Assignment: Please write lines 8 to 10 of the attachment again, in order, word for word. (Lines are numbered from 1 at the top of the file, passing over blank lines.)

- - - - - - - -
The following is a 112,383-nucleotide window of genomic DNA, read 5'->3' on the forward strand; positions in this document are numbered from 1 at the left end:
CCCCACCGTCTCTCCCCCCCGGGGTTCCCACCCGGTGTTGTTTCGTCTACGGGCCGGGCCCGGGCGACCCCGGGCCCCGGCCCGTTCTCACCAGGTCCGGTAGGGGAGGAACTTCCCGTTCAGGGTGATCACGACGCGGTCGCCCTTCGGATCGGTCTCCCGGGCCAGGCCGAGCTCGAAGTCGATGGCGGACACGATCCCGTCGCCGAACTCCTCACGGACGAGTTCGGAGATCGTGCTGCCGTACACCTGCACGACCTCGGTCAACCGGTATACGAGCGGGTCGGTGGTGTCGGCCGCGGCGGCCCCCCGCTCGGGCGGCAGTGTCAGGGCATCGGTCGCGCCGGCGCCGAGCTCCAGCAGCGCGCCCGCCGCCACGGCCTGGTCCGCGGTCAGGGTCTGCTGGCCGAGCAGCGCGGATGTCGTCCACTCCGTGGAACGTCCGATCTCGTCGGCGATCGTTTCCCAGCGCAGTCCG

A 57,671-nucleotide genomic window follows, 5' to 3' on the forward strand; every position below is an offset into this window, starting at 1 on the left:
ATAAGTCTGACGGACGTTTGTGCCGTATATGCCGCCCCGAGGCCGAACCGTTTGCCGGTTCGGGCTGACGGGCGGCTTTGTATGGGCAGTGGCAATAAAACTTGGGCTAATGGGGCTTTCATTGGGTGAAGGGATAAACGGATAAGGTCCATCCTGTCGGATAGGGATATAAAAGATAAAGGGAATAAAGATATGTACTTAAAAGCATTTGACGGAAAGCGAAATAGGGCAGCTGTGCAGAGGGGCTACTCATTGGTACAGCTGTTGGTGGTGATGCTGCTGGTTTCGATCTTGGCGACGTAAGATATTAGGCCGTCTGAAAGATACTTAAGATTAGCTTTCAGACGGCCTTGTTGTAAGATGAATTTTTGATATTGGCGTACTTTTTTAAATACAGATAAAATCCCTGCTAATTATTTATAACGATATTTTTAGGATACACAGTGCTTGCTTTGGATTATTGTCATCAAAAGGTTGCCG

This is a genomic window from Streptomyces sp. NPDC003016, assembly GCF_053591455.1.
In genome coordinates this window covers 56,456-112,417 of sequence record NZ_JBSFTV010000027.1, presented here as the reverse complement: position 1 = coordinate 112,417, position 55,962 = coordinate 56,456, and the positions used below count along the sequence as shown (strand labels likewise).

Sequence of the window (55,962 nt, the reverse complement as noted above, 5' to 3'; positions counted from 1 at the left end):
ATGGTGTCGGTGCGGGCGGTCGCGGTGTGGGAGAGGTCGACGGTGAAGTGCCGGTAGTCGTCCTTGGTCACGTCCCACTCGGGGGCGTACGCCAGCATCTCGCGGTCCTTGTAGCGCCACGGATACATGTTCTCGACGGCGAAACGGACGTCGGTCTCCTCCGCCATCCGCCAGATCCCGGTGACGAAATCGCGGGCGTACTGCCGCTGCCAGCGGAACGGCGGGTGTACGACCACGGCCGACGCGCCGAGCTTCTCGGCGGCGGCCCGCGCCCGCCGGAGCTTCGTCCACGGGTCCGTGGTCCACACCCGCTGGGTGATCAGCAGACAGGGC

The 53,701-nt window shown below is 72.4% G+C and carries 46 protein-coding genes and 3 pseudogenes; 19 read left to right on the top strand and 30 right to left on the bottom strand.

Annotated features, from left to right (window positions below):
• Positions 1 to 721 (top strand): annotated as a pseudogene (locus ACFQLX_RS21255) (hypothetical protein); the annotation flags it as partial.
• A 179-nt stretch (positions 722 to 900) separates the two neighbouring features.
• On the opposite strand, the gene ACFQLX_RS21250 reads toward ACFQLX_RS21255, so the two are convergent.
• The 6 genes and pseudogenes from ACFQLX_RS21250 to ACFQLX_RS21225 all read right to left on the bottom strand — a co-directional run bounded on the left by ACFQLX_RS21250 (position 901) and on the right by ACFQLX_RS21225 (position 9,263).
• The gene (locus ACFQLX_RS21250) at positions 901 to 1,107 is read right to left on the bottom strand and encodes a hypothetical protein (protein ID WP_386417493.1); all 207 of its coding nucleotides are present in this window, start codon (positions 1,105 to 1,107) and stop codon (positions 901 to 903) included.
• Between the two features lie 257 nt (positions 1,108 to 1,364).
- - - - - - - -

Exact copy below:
ATGGTGTCGGTGCGGGCGGTCGCGGTGTGGGAGAGGTCGACGGTGAAGTGCCGGTAGTCGTCCTTGGTCACGTCCCACTCGGGGGCGTACGCCAGCATCTCGCGGTCCTTGTAGCGCCACGGATACATGTTCTCGACGGCGAAACGGACGTCGGTCTCCTCCGCCATCCGCCAGATCCCGGTGACGAAATCGCGGGCGTACTGCCGCTGCCAGCGGAACGGCGGGTGTACGACCACGGCCGACGCGCCGAGCTTCTCGGCGGCGGCCCGCGCCCGCCGGAGCTTCGTCCACGGGTCCGTGGTCCACACCCGCTGGGTGATCAGCAGACAGGGC

The 53,701-nt window shown below is 72.4% G+C and carries 46 protein-coding genes and 3 pseudogenes; 19 read left to right on the top strand and 30 right to left on the bottom strand.

Annotated features, from left to right (window positions below):